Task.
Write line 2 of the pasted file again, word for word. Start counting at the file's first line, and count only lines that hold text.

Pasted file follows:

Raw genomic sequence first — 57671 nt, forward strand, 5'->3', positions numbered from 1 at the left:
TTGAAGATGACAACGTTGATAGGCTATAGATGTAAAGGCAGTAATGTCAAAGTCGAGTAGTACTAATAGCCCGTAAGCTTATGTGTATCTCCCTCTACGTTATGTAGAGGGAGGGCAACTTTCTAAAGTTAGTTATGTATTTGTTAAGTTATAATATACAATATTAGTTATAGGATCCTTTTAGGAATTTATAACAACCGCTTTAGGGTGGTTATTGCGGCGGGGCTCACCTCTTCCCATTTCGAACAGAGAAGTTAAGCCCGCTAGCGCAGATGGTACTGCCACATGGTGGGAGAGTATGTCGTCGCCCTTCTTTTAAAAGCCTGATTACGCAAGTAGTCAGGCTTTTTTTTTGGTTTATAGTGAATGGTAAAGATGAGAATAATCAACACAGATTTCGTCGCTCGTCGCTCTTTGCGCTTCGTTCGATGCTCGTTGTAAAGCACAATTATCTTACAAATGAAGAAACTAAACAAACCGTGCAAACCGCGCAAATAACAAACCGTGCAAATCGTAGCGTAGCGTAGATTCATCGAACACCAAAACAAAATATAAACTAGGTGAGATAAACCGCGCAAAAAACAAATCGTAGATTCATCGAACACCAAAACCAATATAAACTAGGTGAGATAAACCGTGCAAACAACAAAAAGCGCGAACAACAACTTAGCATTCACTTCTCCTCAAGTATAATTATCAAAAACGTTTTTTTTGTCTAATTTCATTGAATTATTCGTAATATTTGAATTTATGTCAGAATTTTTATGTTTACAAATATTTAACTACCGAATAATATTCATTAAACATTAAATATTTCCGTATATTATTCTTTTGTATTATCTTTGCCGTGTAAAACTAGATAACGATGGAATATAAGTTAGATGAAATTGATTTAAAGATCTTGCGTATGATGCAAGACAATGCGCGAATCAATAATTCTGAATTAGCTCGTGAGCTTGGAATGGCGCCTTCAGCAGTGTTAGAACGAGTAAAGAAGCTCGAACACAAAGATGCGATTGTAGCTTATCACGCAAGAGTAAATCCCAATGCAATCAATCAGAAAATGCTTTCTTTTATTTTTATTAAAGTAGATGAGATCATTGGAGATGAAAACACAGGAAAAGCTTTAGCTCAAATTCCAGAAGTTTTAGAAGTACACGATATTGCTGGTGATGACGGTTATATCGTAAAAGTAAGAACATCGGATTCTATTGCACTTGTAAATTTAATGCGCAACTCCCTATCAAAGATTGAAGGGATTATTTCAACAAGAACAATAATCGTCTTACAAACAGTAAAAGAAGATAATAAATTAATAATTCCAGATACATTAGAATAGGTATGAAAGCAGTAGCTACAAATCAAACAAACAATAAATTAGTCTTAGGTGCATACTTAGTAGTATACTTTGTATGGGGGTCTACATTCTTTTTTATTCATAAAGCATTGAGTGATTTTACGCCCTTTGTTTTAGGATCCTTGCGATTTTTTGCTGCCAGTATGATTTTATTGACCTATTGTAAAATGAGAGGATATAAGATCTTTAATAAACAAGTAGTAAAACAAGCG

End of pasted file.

TTGAAGATGACAACGTTGATAGGCTATAGATGTAAAGGCAGTAATGTCAAAGTCGAGTAGTACTAATAGCCCGTAAGCTTATGTGTATCTCCCTCTACGTTATGTAGAGGGAGGGCAACTTTCTAAAGTTAGTTATGTATTTGTTAAGTTATAATATACAATATTAGTTATAGGATCCTTTTAGGAATTTATAACAACCGCTTTAGGGTGGTTATTGCGGCGGGGCTCACCTCTTCCCATTTCGAACAGAGAAGTTAAGCCCGCTAGCGCAGATGGTACTGCCACATGGTGGGAGAGTATGTCGTCGCCCTTCTTTTAAAAGCCTGATTACGCAAGTAGTCAGGCTTTTTTTTTGGTTTATAGTGAATGGTAAAGATGAGAATAATCAACACAGATTTCGTCGCTCGTCGCTCTTTGCGCTTCGTTCGATGCTCGTTGTAAAGCACAATTATCTTACAAATGAAGAAACTAAACAAACCGTGCAAACCGCGCAAATAACAAACCGTGCAAATCGTAGCGTAGCGTAGATTCATCGAACACCAAAACAAAATATAAACTAGGTGAGATAAACCGCGCAAAAAACAAATCGTAGATTCATCGAACACCAAAACCAATATAAACTAGGTGAGATAAACCGTGCAAACAACAAAAAGCGCGAACAACAACTTAGCATTCACTTCTCCTCAAGTATAATTATCAAAAACGTTTTTTTTGTCTAATTTCATTGAATTATTCGTAATATTTGAATTTATGTCAGAATTTTTATGTTTACAAATATTTAACTACCGAATAATATTCATTAAACATTAAATATTTCCGTATATTATTCTTTTGTATTATCTTTGCCGTGTAAAACTAGATAACGATGGAATATAAGTTAGATGAAATTGATTTAAAGATCTTGCGTATGATGCAAGACAATGCGCGAATCAATAATTCTGAATTAGCTCGTGAGCTTGGAATGGCGCCTTCAGCAGTGTTAGAACGAGTAAAGAAGCTCGAACACAAAGATGCGATTGTAGCTTATCACGCAAGAGTAAATCCCAATGCAATCAATCAGAAAATGCTTTCTTTTATTTTTATTAAAGTAGATGAGATCATTGGAGATGAAAACACAGGAAAAGCTTTAGCTCAAATTCCAGAAGTTTTAGAAGTACACGATATTGCTGGTGATGACGGTTATATCGTAAAAGTAAGAACATCGGATTCTATTGCACTTGTAAATTTAATGCGCAACTCCCTATCAAAGATTGAAGGGATTATTTCAACAAGAACAATAATCGTCTTACAAACAGTAAAAGAAGATAATAAATTAATAATTCCAGATACATTAGAATAGGTATGAAAGCAGTAGCTACAAATCAAACAAACAATAAATTAGTCTTAGGTGCATACTTAGTAGTATACTTTGTATGGGGGTCTACATTCTTTTTTATTCATAAAGCATTGAGTGATTTTACGCCCTTTGTTTTAGGATCCTTGCGATTTTTTGCTGCCAGTATGATTTTATTGACCTATTGTAAAATGAGAGGATATAAGATCTTTAATAAACAAGTAGTAAAACAAGCG